I waded through a lot of the different Poisonous Plant lists when I first got a baby tortoise from a friend in 2004, and then again when I got chickens. Some of the lists were misleading by making no distinctions between a toxic plant that causes rashes and one that will kill my pets if they eat it.
Through my research, I realized I actually grew a large number of plants in my yard that are considered toxic, but I also learned there are varying degrees of toxicity in plants. My garden would be an all you can eat buffet for the chickens if I only cultivated stuff that was good for them to eat. Most of the toxic offenders in my backyard generally cause dermatitis or gastric problems (minor toxicity,) but I do have a handful of plants that have major toxicity. My chickens leave them alone, and if they have taken a nibble over the years, they never bothered them again. Warning: Hungry chickens will eventually eat almost any plants if there is nothing else green to forage around or no other good food source, even major toxic plants!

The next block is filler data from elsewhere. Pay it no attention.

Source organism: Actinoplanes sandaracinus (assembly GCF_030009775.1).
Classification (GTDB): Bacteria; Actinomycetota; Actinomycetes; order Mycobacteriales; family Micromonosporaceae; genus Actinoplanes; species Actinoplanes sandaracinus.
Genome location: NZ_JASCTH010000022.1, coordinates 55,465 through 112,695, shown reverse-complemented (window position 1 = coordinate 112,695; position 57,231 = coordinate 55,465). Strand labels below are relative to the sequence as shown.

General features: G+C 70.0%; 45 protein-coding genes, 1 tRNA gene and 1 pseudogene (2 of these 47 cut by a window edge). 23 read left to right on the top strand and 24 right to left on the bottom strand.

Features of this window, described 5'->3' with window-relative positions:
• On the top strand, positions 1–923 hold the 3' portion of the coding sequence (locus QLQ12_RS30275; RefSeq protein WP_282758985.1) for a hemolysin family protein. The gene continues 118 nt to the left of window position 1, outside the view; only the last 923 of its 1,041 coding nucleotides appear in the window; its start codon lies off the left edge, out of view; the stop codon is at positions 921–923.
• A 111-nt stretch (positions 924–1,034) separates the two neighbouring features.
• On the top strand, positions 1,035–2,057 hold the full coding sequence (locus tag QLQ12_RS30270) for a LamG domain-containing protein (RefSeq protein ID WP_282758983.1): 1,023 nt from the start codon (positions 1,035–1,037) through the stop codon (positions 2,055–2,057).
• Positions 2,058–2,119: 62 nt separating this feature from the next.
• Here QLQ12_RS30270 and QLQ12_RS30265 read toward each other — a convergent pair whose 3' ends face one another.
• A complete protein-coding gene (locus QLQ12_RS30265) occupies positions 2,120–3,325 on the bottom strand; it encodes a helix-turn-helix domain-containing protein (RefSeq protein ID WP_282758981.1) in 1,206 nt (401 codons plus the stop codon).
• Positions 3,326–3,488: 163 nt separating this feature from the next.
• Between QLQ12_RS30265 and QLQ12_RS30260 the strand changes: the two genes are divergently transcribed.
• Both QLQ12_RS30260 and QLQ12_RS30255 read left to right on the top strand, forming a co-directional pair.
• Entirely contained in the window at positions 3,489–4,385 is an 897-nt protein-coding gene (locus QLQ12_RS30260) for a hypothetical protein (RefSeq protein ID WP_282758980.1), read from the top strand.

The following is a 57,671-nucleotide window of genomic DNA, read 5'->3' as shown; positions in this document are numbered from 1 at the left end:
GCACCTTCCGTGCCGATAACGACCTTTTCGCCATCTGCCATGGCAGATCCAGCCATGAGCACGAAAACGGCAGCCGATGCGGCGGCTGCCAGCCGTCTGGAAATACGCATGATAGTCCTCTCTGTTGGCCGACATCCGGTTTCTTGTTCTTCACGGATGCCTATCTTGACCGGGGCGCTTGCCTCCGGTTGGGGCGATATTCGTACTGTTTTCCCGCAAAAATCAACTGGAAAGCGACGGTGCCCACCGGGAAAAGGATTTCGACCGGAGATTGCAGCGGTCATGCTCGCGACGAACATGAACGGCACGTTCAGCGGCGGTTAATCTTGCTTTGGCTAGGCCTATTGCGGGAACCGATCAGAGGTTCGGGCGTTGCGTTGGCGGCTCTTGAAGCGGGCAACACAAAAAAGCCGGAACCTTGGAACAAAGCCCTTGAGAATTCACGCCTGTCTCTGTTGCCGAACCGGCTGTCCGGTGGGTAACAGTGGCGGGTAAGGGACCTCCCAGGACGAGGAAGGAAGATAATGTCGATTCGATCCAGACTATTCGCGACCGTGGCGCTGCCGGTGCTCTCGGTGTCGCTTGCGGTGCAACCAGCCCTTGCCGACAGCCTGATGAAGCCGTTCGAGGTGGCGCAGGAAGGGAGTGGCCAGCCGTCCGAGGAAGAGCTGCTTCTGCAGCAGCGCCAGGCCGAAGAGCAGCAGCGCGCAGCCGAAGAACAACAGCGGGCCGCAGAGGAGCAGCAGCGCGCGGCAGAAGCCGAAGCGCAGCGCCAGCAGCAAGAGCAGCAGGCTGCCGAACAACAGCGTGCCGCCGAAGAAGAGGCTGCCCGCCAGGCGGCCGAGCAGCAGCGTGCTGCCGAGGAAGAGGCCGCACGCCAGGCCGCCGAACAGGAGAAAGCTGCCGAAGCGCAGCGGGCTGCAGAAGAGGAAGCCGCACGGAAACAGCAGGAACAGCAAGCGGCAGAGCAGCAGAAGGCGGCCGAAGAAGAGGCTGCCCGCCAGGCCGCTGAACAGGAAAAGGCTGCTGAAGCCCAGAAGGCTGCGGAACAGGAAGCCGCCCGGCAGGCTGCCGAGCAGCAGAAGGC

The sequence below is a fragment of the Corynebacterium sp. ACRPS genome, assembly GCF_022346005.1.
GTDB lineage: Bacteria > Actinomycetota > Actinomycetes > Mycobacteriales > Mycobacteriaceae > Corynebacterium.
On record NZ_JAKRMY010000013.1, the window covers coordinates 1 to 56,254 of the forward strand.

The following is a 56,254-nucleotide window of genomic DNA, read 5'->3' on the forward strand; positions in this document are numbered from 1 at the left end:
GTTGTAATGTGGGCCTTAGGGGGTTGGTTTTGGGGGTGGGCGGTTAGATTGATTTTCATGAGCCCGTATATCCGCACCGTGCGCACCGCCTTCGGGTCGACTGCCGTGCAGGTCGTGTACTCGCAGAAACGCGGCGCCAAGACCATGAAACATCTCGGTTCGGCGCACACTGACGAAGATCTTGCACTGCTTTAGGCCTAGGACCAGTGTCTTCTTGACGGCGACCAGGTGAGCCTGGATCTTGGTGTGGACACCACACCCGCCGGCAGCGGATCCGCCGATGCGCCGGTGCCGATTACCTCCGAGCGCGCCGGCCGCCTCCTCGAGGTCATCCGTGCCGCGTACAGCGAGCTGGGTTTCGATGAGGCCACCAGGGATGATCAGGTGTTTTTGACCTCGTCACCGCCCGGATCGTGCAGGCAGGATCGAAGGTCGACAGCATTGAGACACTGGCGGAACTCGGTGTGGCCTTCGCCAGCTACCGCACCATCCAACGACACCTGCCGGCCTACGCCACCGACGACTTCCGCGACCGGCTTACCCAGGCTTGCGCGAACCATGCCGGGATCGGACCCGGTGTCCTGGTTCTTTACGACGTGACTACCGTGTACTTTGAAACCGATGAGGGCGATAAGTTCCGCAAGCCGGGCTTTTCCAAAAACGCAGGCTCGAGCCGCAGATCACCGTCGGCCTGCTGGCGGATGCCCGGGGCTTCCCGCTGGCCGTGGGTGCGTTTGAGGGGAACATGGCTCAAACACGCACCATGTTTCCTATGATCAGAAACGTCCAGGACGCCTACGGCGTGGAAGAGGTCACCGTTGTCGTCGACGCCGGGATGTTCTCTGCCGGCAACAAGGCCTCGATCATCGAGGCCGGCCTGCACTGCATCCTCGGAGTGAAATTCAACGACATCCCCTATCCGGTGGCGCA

Here is a short simple list of major toxic commonly grown plants found in yards around Southern California. Most of these could cause serious illness or death to the chickens, the dog, or me if I ate them. It is NOT a complete list of everything toxic planted around SoCal yards, just the more popular stuff.
- Apple (just the seeds)
- Black Locust (seeds)
- Brugmansia sanguinea (Angel’s Trumpet)
- Castor Bean
- Cherry (just the seeds/ pits)
- Chinese lantern
- Coral tree
- Datura stramonium (Jimson Weed)
- English Yew
- Ground cherry
- Loquat (just the seeds)
- Morning Glory (seeds)
- Nectarine (just the seeds/ pits) or any stone fruit pits in the Prunus genus
- Nicotiana glauca (Tree Tobacco)
- pear (just the seeds)/ seeds from the pyrus genus
- Peach (just the seeds/ pits)
- Plum (just the seeds/ pits)
I finally decided to worry only about the really worst offenders that are deadly. I have kept a watchful eye, and noticed my animals leave all the toxic stuff alone that we grow, and instead they stick to other stuff around the yard, but that might not be the case for everyone’s pets or chickens.
U.C. Agricultural and Natural Resources keeps a good data base of toxic plants and their levels of toxicity. There are more detailed lists and explanations of the different types of toxicity in plants in a downloadable PDF on their website.
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